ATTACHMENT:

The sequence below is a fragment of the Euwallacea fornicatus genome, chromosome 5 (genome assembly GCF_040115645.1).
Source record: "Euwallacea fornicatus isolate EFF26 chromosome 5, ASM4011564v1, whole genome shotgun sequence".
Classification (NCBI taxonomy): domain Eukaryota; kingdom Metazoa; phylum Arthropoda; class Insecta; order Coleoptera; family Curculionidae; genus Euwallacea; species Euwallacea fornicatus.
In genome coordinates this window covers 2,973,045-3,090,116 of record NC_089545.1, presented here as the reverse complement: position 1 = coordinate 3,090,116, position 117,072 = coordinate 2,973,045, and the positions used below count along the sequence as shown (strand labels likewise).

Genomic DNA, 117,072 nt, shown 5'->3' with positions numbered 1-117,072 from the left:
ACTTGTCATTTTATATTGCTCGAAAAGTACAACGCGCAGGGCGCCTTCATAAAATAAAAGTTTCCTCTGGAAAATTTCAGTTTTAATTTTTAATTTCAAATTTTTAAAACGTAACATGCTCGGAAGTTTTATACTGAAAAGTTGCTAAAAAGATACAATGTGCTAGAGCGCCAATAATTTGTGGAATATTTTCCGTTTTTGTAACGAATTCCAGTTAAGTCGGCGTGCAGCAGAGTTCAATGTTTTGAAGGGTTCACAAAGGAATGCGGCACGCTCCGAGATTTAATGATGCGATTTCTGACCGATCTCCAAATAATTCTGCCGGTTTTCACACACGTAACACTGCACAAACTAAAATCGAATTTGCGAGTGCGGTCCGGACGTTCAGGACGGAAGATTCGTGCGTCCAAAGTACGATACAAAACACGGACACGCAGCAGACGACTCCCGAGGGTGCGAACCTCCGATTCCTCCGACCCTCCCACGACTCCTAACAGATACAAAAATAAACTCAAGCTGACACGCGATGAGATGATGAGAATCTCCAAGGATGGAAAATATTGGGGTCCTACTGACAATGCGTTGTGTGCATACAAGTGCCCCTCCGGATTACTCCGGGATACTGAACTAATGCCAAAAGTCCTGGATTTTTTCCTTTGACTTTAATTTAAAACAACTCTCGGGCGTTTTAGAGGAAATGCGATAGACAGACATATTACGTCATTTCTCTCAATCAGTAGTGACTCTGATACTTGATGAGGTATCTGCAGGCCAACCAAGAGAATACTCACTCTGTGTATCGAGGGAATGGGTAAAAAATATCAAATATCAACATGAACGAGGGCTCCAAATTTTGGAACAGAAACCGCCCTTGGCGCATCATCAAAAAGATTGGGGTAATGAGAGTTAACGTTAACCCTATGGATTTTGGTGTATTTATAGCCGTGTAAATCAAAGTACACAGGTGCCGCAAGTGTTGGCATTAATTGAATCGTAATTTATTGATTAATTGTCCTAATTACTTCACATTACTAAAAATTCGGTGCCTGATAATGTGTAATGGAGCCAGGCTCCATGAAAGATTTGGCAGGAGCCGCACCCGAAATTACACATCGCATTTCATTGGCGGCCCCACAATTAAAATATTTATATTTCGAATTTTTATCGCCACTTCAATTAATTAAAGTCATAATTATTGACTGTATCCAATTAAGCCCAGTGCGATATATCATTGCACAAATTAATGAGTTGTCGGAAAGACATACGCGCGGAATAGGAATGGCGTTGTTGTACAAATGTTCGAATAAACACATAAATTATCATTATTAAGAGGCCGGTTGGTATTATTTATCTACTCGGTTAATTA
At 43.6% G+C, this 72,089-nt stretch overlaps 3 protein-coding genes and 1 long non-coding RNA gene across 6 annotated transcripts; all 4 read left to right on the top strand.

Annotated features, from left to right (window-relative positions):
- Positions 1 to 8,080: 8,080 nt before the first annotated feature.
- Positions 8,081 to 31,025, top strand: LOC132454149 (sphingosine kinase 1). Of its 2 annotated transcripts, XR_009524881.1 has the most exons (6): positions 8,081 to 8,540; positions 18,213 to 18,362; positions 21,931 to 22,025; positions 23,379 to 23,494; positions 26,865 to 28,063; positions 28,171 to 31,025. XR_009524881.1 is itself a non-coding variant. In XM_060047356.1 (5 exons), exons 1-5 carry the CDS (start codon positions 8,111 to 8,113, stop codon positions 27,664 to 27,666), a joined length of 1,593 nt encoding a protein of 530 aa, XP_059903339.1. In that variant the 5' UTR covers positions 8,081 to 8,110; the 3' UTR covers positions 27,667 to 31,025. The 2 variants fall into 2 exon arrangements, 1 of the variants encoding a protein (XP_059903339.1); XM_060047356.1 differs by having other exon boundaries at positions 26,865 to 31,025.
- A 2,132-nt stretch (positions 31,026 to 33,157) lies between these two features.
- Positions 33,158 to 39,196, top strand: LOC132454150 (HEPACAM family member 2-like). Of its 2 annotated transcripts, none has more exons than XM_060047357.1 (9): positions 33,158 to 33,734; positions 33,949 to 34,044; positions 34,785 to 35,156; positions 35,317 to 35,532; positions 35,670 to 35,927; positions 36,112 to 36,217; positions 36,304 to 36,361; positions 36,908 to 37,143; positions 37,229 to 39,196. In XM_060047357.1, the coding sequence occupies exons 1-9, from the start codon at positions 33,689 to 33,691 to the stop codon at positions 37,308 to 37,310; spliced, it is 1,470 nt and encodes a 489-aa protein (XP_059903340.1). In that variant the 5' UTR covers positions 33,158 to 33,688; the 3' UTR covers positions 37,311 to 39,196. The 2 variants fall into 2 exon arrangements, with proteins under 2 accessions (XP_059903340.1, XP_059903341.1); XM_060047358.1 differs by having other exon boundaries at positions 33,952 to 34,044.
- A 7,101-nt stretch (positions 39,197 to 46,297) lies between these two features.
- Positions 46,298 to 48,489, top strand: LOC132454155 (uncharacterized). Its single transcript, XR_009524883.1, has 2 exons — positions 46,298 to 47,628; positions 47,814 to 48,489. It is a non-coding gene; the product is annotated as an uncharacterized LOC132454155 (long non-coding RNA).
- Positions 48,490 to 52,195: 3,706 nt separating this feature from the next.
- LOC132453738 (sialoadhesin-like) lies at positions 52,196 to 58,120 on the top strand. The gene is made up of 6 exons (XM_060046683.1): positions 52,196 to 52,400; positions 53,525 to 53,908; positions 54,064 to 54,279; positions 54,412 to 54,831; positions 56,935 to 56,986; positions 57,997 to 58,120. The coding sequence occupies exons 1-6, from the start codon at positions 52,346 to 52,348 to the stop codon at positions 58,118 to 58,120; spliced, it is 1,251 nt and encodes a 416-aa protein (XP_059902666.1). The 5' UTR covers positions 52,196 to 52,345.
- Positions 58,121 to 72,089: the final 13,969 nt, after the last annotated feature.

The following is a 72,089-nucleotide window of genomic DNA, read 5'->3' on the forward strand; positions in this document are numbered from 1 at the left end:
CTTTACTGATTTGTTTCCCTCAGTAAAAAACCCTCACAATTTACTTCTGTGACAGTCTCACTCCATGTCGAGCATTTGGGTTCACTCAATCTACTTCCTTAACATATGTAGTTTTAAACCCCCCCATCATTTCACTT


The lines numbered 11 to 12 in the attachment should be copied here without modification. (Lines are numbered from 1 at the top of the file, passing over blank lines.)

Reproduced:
- A 2,132-nt stretch (positions 31,026 to 33,157) lies between these two features.
- Positions 33,158 to 39,196, top strand: LOC132454150 (HEPACAM family member 2-like). Of its 2 annotated transcripts, none has more exons than XM_060047357.1 (9): positions 33,158 to 33,734; positions 33,949 to 34,044; positions 34,785 to 35,156; positions 35,317 to 35,532; positions 35,670 to 35,927; positions 36,112 to 36,217; positions 36,304 to 36,361; positions 36,908 to 37,143; positions 37,229 to 39,196. In XM_060047357.1, the coding sequence occupies exons 1-9, from the start codon at positions 33,689 to 33,691 to the stop codon at positions 37,308 to 37,310; spliced, it is 1,470 nt and encodes a 489-aa protein (XP_059903340.1). In that variant the 5' UTR covers positions 33,158 to 33,688; the 3' UTR covers positions 37,311 to 39,196. The 2 variants fall into 2 exon arrangements, with proteins under 2 accessions (XP_059903340.1, XP_059903341.1); XM_060047358.1 differs by having other exon boundaries at positions 33,952 to 34,044.